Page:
The Long Beach Tattoo Scene: A Brief History

Whether you’re a resident or a visitor, our muti-faceted city holds something for everyone–food, music, art, and of course tattoos. Founded in 2012 in the East Village Arts Distract, Paper Crane is proud to be part of the Long Beach tattoo scene. Tattooing is in fact an integral part of our colorful community, one with a history that reaches back into the early 1900s. To get the full picture, though, we need to step even further back into our city’s storied past. Come with us on a little history lesson–and learn why the Long Beach tattoo scene has always been destined to thrive!

Long Beach’s Founding

Long Beach was first settled in 1784 as part of a Spanish land grant to Manuel Nieto. In 1866, a 27,000 acre section known as Rancho Los Cerritos was sold to the Bixby family, who began to develop the area. With a seven-mile stretch of pristine beachfront, it’s no surprise that visitors flocked to Long Beach, which was originally known as Willmore City. The introduction of the Pacific Electric trolley in 1902 led to a massive boom for the area: For the next eight years, Long Beach was the fastest growing city in the US. The resort atmosphere and bustling commercial industry made Long Beach a popular destination at the turn of the century–for families and more.

A Family Destination–and a Sailor’s Refuge

In 1902, the historical boardwalk known as the Pike came into existence, which over the years came to boast everything from kiddie rides and sideshows to photography studios and cabarets. In 1911, the Port of Long Beach was established in close proximity to the Pike. Families, sailors, and sea merchants alike could turn to the twinkling lights and boundless entertainment of the Pike for an escape unlike any other.

Because of the easy access to shipyards, the Pike became home to the original Long Beach tattoo scene. Numerous shops sprang to life to accommodate sailors on leave. American Traditional tattoos–also known as “Sailor Jerry” style–flourished, and many sailors and merchants left Long Beach sporting nautical-themed tattoos. Many legendary artists tattooed out of the Pike over the course of its ever-evolving history, including Lyle Tuttle, Bob Shaw, and Bert Grimm (one of the fathers of American Traditional style). Grimm’s World Famous Tattoo Studio (now known as Outer Limits Tattoo) holds the distinction of being the sole business still in operation from the Pike.

Destined to Thrive

With a steady influx of tourists, seamen, and investors, Long Beach was destined from its inception to thrive as a city–and with it, so was the Long Beach tattoo industry. The fact that a tattoo studio that opened in 1954 is still in business today goes to show that tattooing has long been an important part of our city!

We’ve continued to grow tremendously as a premier destination for arts and culture over the years. The Long Beach Performing Arts Center, Long Beach Museum of Art, Museum of Latin American Art, and Cal State Long Beach are a just few of our outstanding locales for everything from classical opera to avant-garde visual art. A casual trip downtown can lead to dynamic discoveries of local musicians, culinary masters, and more.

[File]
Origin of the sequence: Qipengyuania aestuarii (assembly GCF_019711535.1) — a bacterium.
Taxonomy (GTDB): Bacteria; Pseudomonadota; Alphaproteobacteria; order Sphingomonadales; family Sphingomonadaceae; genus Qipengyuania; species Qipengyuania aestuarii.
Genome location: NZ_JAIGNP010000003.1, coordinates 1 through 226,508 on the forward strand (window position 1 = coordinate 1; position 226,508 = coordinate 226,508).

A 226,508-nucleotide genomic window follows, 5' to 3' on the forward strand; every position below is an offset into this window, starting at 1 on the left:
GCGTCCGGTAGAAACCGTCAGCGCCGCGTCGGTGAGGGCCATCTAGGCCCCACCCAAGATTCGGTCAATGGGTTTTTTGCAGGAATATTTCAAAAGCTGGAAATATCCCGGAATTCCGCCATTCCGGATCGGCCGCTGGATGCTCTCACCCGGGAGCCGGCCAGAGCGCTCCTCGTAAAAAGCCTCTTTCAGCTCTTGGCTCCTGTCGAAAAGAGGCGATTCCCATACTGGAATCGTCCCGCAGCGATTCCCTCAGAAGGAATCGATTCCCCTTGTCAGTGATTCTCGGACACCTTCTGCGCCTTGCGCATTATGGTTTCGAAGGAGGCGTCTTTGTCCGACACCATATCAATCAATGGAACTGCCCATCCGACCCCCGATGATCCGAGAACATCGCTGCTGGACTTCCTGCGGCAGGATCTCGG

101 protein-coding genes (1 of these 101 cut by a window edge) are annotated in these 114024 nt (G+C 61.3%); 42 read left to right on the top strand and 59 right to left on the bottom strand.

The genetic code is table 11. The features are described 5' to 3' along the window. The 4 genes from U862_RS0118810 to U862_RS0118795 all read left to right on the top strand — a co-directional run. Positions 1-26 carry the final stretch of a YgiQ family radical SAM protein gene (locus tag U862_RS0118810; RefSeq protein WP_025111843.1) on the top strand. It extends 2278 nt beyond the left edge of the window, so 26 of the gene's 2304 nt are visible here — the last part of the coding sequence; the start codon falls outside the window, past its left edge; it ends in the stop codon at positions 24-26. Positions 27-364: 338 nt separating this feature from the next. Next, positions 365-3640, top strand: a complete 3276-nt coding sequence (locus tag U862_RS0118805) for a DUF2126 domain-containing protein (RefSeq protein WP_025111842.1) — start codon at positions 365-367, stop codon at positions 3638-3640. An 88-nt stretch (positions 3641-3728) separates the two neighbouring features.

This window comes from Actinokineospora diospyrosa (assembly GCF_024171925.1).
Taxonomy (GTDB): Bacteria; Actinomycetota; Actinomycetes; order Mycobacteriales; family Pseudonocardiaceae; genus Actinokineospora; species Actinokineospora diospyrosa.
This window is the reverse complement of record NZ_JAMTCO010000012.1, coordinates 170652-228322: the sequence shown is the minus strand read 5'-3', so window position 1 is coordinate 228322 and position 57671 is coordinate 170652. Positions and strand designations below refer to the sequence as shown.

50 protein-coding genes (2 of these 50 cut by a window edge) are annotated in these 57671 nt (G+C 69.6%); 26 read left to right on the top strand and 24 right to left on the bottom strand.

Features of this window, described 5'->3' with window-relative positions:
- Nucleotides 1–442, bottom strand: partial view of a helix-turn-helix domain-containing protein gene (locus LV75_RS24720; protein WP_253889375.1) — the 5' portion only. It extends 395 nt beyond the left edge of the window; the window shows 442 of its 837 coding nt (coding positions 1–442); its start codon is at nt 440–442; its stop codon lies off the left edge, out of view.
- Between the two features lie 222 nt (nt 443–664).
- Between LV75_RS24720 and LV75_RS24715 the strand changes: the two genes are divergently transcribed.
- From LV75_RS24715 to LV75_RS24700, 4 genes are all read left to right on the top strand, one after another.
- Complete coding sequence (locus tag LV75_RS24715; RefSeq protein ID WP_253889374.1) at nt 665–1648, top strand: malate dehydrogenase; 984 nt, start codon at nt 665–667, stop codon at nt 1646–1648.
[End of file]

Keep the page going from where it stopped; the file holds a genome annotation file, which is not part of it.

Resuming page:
This continued growth is important to the tattooing scene because it helps to make Long Beach a destination city. We love our local clients, but “tattoo tourism” is a very real phenomenon: Tattoo collectors and enthusiasts are willing to fly all over the world to connect with talented artists. At Paper Crane, we are very fortunate to have people travel from other countries specifically to see our artists–but the fact that there are beautiful beaches, fantastic bands, unique galleries, and incredible food definitely sweetens the prospect of a six-hour plane ride!

Thanks to our city being such a multicultural epicenter, we also get to tattoo a lot of tourists who are visiting for other reasons–so if you’re just stopping by but decide you want to take home a piece of the Long Beach tattoo scene, give us a call!

Long Beach Tattoo Artists

Long Beach’s expanding focus on art and culture is uniquely important for tattoo artists as creative individuals, as it presents us with out-of-the-box opportunities to showcase our work, connect with others in our community, and push our creative limits. Whether that means a live tattooing demonstration or an art exhibit featuring tattoo flash, we’re excited to be part of the Long Beach tattoo scene in ways that incorporate other aspects of our city.

The East Village Arts District is one of the pockets of Long Beach where you can find a variety of cultural interests, from unique restaurants to galleries featuring local artists. It’s also home to Paper Crane Studio, the first tattoo shop to open in the downtown area since the decline of the Pike. We’ve been an influential part of the Long Beach tattoo scene since Mikey Vigilante founded the studio in 2012–and we are committed to being part of our city’s legacy of outstanding tattoo art for many years to come.

Whether you’re a long-time local or a tattoo tourist, we invite you to stop by our studio the next time you’re in the East Village Arts District to meet our artists, browse our portfolios, and get a feel for our friendly vibe. We’d love to help you be part of the Long Beach tattoo story by getting a flash tattoo or a custom original!

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